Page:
Powell v. McCormack Case Brief

Why is the case important?

After being elected to the House of Representatives (the House), the House denied membership to the Plaintiff-Petitioner, Powell (Plaintiff). Plaintiff now sues for installment as a representative.

Facts of the case

Adam Clayton Powell pecked at his fellow representatives from his unassailable perch in New York’s Harlem. Powell had been embroiled in controversy inside and outside Washington. When Powell failed to heed civil proceedings against him in New York, a judge held him in criminal contempt. His problems were only beginning. He won reelection in 1966 but the House of Representatives voted to exclude him.


Does the House have a textual commitment in the constitution to determine the qualifications of its members?


Yes. Case reversed and remanded.
The Defendants-Respondents, members of Congress including the Speaker of the House John W. McCormack (Defendants), argued that the House has broad powers under Article I, Section: 5 of the Constitution to determine the qualifications of its membership. Plaintiff argued and the Supreme Court of the United States (Supreme Court) agreed, the ratification debates and historical context of the framers limit the qualifications to those set forth in the Constitution.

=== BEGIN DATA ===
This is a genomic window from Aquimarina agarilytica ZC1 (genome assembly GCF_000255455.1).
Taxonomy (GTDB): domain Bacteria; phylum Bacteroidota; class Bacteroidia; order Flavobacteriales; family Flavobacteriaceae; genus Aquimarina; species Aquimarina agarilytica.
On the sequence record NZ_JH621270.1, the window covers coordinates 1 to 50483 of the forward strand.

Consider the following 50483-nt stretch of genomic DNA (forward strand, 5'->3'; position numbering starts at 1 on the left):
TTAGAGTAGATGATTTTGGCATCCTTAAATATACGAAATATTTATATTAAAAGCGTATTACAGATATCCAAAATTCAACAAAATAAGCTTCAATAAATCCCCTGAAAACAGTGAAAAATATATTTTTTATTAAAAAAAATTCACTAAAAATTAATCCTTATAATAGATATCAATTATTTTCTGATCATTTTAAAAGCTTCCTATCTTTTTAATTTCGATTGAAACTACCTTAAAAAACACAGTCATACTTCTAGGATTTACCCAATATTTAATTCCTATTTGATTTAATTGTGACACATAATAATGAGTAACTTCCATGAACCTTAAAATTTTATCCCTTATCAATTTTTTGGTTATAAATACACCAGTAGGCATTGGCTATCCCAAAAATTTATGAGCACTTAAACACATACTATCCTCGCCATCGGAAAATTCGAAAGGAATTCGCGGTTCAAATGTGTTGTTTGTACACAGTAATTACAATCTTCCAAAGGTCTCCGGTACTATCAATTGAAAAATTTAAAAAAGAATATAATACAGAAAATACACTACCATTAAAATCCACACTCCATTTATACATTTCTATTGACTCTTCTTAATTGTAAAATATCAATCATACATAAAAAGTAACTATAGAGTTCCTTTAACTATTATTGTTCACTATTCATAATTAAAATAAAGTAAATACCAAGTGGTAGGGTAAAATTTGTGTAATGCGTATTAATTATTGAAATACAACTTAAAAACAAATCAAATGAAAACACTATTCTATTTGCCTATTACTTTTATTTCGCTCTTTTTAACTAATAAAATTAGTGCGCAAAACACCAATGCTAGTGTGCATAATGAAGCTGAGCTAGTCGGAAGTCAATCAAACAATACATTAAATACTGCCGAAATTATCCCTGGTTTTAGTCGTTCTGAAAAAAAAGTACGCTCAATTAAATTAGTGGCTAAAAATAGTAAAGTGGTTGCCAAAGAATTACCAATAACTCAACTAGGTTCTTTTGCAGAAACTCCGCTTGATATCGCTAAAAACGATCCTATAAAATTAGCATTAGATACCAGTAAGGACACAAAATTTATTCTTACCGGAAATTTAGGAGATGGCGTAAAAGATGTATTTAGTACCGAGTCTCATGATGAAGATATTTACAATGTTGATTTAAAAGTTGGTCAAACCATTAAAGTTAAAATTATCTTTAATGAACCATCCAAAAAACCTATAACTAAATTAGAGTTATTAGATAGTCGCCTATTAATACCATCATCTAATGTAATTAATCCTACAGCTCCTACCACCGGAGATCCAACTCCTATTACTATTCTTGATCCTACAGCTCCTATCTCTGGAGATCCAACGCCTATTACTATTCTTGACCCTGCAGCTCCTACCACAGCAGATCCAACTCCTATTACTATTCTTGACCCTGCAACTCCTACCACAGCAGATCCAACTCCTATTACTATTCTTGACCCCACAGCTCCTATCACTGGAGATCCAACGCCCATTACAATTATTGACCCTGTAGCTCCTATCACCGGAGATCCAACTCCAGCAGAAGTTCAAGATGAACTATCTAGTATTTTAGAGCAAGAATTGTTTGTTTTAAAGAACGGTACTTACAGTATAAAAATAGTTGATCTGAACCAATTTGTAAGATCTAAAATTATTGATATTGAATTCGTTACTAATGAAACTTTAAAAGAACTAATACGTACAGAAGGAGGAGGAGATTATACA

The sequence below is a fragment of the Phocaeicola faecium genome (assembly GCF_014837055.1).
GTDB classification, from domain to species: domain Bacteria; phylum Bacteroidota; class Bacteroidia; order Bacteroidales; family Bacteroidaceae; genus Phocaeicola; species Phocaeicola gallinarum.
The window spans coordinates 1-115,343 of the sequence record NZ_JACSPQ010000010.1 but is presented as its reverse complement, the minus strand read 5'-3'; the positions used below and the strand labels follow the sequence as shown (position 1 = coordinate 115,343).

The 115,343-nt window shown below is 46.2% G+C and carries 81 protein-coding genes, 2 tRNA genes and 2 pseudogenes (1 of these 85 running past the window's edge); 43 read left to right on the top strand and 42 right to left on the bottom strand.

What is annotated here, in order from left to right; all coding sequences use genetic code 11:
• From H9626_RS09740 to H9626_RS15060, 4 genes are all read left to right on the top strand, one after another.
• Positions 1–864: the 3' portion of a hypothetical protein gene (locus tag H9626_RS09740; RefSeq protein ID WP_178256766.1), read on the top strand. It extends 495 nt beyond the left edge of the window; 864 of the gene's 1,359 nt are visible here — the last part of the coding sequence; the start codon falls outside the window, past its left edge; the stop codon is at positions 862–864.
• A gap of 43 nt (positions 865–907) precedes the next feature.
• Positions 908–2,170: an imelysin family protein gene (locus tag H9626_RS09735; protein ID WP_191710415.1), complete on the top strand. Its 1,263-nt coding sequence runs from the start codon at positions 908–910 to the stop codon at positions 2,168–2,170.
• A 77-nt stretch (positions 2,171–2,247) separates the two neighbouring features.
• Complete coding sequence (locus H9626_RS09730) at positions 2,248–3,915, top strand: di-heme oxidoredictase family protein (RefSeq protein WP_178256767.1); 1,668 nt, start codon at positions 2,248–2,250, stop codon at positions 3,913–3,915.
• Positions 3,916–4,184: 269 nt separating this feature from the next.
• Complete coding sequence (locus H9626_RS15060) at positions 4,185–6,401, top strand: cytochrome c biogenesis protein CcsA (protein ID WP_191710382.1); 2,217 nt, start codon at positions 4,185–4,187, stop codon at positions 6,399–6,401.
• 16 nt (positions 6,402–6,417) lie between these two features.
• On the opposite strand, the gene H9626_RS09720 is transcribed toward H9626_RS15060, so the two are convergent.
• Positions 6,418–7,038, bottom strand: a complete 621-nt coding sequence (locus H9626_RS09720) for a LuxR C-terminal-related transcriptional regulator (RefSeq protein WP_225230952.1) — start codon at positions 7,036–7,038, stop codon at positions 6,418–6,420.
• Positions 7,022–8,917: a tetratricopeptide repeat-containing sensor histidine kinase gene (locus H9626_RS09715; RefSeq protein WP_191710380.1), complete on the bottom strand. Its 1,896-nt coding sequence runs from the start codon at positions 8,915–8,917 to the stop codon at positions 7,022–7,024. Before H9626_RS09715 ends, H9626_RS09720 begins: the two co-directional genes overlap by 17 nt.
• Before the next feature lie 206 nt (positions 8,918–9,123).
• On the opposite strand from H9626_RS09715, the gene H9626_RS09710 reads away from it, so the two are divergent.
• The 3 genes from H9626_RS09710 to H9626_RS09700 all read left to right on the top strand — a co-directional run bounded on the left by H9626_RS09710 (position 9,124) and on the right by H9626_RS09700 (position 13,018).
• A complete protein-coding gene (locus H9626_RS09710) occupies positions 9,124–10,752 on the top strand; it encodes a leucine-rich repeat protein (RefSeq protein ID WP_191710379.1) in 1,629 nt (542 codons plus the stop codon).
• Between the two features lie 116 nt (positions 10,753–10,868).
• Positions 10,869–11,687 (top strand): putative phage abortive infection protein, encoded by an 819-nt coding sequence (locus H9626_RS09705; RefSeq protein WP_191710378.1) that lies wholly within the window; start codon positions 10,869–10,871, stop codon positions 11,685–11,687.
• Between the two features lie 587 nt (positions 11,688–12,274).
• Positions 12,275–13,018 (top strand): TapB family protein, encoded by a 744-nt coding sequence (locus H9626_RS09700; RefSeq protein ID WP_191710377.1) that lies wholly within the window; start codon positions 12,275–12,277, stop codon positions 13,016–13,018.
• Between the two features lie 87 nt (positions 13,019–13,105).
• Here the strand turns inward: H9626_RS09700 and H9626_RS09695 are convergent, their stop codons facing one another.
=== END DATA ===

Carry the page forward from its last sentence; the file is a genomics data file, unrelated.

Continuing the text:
The Supreme Court also notes that to hold otherwise would nullify the framers’ decision to require two-thirds vote for expulsion.


“The case has not been mooted by Powell’s seating in the 91st Congress, since his claim for back salary remains a viable issue — (a) Powell’s averments as to declaratory relief are sufficient

  • (b) The mootness of Powell’s claim to a seat in the 90th Congress does not affect the viability of his back salary claim with respect to the term for which he was excluded.”
    • Case Brief: 1969
    • Petitioner: Adam Clayton Powell
    • Respondent: John McCormack, Speaker of the House of Representatives
    • Decided by: Warren Court

    Citation: 395 US 486 (1969)
    Argued: Apr 21, 1969
    Decided: Jun 16, 1969